Like all viruses, HIV depends on the cells of its ‘host’ to multiply. HIV uses CD4 cells: a type of white blood cells, which are part of the host’s immune system. The HIV virus first penetrates into the CD4 cell. Inside the cell, the genetic material of the virus is inserted into the DNA of the CD4 cell. When the DNA of the host cell is copied, the viral material is copied simultaneously. In this step, HIV needs a specific enzyme, reverse transcriptase. These HIV proteins are secreted as long-chain-molecules, which are then cut to pieces by another enzyme, protease. The resulting small protein particles are reassembled to form new, virulent copies of the original virus; they spread out to infect new host cells and repeat this multiplication cycle over and over again.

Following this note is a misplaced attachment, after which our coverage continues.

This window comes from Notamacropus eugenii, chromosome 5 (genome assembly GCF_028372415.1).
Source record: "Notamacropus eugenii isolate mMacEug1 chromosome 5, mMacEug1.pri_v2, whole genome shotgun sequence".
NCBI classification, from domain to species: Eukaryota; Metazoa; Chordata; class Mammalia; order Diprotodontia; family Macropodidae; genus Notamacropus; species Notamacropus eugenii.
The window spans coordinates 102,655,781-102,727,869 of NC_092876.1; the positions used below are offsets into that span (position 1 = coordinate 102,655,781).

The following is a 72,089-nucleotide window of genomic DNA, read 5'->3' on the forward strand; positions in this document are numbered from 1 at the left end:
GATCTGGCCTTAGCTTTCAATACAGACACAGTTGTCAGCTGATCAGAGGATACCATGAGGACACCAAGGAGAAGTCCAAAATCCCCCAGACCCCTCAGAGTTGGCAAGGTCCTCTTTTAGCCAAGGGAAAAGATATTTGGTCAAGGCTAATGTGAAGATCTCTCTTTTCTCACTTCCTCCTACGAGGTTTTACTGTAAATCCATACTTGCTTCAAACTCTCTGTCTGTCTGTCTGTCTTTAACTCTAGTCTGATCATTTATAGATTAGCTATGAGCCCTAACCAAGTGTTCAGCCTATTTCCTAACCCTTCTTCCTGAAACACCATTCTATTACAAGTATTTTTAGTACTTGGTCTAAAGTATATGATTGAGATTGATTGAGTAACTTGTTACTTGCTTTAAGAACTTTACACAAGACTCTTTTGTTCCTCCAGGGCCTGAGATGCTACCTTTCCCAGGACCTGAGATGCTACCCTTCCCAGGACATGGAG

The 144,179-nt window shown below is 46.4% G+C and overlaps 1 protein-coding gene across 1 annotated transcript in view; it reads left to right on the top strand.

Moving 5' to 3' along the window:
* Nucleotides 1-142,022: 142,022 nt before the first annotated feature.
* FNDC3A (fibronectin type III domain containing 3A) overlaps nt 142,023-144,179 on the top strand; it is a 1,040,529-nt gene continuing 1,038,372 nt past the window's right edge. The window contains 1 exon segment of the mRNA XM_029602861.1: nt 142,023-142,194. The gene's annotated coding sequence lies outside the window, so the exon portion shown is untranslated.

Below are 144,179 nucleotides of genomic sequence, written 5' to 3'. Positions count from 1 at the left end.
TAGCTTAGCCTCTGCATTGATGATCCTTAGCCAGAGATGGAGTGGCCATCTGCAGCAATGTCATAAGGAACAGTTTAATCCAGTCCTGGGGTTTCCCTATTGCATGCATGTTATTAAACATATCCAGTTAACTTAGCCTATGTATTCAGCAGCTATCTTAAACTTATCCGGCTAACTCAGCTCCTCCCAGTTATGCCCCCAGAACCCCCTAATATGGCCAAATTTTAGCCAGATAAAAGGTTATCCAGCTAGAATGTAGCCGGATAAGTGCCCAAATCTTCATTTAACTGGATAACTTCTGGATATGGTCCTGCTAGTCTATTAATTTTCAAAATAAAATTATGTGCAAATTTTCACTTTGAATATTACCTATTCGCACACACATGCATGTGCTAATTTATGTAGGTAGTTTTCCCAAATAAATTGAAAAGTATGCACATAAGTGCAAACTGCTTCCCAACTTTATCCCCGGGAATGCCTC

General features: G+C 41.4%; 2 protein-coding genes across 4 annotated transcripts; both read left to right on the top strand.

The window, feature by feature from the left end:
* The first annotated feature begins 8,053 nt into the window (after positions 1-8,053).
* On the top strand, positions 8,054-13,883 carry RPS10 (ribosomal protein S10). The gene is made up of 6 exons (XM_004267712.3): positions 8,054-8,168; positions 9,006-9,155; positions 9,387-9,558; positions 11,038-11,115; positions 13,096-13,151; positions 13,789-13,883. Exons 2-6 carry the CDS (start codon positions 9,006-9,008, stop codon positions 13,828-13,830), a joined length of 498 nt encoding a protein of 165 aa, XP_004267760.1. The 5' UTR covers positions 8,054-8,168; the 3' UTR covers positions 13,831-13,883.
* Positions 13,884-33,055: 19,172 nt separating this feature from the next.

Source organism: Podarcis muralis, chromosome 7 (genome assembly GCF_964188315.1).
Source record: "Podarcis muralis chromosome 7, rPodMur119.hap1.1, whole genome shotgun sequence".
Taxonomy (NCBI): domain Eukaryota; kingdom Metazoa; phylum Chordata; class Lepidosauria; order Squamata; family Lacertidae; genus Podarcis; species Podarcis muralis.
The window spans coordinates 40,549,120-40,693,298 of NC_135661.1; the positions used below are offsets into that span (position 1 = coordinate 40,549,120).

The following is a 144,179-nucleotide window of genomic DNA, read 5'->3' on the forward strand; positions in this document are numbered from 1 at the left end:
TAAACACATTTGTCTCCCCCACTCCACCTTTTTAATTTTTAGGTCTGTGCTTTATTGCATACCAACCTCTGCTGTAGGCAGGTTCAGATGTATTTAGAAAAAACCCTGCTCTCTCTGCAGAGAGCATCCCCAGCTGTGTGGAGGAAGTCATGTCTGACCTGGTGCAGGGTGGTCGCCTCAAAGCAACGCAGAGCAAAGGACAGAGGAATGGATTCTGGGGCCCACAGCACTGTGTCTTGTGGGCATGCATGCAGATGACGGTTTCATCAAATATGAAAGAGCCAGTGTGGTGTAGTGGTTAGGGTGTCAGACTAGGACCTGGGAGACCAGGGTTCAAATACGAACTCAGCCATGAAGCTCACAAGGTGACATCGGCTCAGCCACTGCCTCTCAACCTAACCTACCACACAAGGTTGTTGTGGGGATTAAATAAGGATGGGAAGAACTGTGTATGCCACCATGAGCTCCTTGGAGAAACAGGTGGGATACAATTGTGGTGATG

HIV TransmissionHIV is transmitted through body fluids, in particular blood, semen, vaginal secretions and breast milk. There are 3 different ways of transmitting HIV:
- Unprotected sexual contact with an infected partner
- Blood contact through infected blood transfusions, sharing contaminated injection needles (drug addicts)
- From infected mother to child during pregnancy, birth or breastfeeding